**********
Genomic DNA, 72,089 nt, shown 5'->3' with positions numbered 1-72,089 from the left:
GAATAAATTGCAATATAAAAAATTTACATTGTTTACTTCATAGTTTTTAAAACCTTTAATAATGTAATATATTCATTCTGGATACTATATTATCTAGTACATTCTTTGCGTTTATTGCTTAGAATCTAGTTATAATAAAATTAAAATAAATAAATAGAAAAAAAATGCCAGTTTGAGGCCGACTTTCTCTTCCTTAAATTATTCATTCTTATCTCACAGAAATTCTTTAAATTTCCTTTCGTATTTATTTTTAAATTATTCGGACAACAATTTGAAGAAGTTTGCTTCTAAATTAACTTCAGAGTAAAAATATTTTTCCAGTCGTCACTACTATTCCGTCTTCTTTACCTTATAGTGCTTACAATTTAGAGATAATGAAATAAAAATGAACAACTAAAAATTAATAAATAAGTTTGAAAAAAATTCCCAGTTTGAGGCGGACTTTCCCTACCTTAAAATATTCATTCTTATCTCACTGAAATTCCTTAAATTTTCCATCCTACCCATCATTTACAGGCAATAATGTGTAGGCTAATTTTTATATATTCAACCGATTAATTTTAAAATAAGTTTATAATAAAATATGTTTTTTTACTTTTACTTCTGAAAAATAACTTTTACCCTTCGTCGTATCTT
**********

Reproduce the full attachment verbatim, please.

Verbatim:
Genomic DNA, 72,089 nt, shown 5'->3' with positions numbered 1-72,089 from the left:
GAATAAATTGCAATATAAAAAATTTACATTGTTTACTTCATAGTTTTTAAAACCTTTAATAATGTAATATATTCATTCTGGATACTATATTATCTAGTACATTCTTTGCGTTTATTGCTTAGAATCTAGTTATAATAAAATTAAAATAAATAAATAGAAAAAAAATGCCAGTTTGAGGCCGACTTTCTCTTCCTTAAATTATTCATTCTTATCTCACAGAAATTCTTTAAATTTCCTTTCGTATTTATTTTTAAATTATTCGGACAACAATTTGAAGAAGTTTGCTTCTAAATTAACTTCAGAGTAAAAATATTTTTCCAGTCGTCACTACTATTCCGTCTTCTTTACCTTATAGTGCTTACAATTTAGAGATAATGAAATAAAAATGAACAACTAAAAATTAATAAATAAGTTTGAAAAAAATTCCCAGTTTGAGGCGGACTTTCCCTACCTTAAAATATTCATTCTTATCTCACTGAAATTCCTTAAATTTTCCATCCTACCCATCATTTACAGGCAATAATGTGTAGGCTAATTTTTATATATTCAACCGATTAATTTTAAAATAAGTTTATAATAAAATATGTTTTTTTACTTTTACTTCTGAAAAATAACTTTTACCCTTCGTCGTATCTT